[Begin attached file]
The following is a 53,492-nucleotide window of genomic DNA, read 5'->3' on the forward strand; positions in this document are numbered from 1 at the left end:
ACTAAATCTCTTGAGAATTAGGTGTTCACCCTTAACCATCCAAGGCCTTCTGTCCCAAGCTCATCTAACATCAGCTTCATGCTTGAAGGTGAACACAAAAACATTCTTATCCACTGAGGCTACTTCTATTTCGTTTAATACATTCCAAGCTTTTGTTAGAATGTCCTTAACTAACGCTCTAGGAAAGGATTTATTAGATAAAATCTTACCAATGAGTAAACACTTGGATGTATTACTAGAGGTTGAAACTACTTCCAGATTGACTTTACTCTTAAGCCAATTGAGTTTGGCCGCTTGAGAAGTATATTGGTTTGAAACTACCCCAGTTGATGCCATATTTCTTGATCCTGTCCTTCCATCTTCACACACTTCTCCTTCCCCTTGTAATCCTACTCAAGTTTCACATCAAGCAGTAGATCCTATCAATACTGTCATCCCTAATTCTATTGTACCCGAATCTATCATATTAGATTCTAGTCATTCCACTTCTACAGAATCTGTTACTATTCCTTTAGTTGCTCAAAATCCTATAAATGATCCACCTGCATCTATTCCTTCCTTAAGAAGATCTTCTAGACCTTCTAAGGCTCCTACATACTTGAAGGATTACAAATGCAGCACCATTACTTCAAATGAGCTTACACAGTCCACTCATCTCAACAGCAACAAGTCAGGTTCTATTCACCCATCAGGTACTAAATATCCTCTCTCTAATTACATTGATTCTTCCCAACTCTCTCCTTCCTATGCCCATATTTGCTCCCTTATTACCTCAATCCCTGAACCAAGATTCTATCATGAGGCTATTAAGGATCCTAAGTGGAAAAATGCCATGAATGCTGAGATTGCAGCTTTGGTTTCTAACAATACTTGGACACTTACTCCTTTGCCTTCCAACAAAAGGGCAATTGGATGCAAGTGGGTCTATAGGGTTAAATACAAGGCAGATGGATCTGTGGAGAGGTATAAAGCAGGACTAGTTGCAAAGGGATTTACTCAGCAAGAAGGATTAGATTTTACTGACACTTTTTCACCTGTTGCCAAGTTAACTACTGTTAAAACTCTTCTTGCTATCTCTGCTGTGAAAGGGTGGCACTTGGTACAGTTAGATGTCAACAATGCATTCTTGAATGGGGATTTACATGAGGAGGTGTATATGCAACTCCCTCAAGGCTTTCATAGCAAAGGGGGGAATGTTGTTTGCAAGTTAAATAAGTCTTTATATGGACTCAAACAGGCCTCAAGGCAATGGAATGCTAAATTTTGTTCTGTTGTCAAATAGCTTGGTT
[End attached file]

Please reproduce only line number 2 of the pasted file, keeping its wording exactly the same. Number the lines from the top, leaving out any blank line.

ACTAAATCTCTTGAGAATTAGGTGTTCACCCTTAACCATCCAAGGCCTTCTGTCCCAAGCTCATCTAACATCAGCTTCATGCTTGAAGGTGAACACAAAAACATTCTTATCCACTGAGGCTACTTCTATTTCGTTTAATACATTCCAAGCTTTTGTTAGAATGTCCTTAACTAACGCTCTAGGAAAGGATTTATTAGATAAAATCTTACCAATGAGTAAACACTTGGATGTATTACTAGAGGTTGAAACTACTTCCAGATTGACTTTACTCTTAAGCCAATTGAGTTTGGCCGCTTGAGAAGTATATTGGTTTGAAACTACCCCAGTTGATGCCATATTTCTTGATCCTGTCCTTCCATCTTCACACACTTCTCCTTCCCCTTGTAATCCTACTCAAGTTTCACATCAAGCAGTAGATCCTATCAATACTGTCATCCCTAATTCTATTGTACCCGAATCTATCATATTAGATTCTAGTCATTCCACTTCTACAGAATCTGTTACTATTCCTTTAGTTGCTCAAAATCCTATAAATGATCCACCTGCATCTATTCCTTCCTTAAGAAGATCTTCTAGACCTTCTAAGGCTCCTACATACTTGAAGGATTACAAATGCAGCACCATTACTTCAAATGAGCTTACACAGTCCACTCATCTCAACAGCAACAAGTCAGGTTCTATTCACCCATCAGGTACTAAATATCCTCTCTCTAATTACATTGATTCTTCCCAACTCTCTCCTTCCTATGCCCATATTTGCTCCCTTATTACCTCAATCCCTGAACCAAGATTCTATCATGAGGCTATTAAGGATCCTAAGTGGAAAAATGCCATGAATGCTGAGATTGCAGCTTTGGTTTCTAACAATACTTGGACACTTACTCCTTTGCCTTCCAACAAAAGGGCAATTGGATGCAAGTGGGTCTATAGGGTTAAATACAAGGCAGATGGATCTGTGGAGAGGTATAAAGCAGGACTAGTTGCAAAGGGATTTACTCAGCAAGAAGGATTAGATTTTACTGACACTTTTTCACCTGTTGCCAAGTTAACTACTGTTAAAACTCTTCTTGCTATCTCTGCTGTGAAAGGGTGGCACTTGGTACAGTTAGATGTCAACAATGCATTCTTGAATGGGGATTTACATGAGGAGGTGTATATGCAACTCCCTCAAGGCTTTCATAGCAAAGGGGGGAATGTTGTTTGCAAGTTAAATAAGTCTTTATATGGACTCAAACAGGCCTCAAGGCAATGGAATGCTAAATTTTGTTCTGTTGTCAAATAGCTTGGTT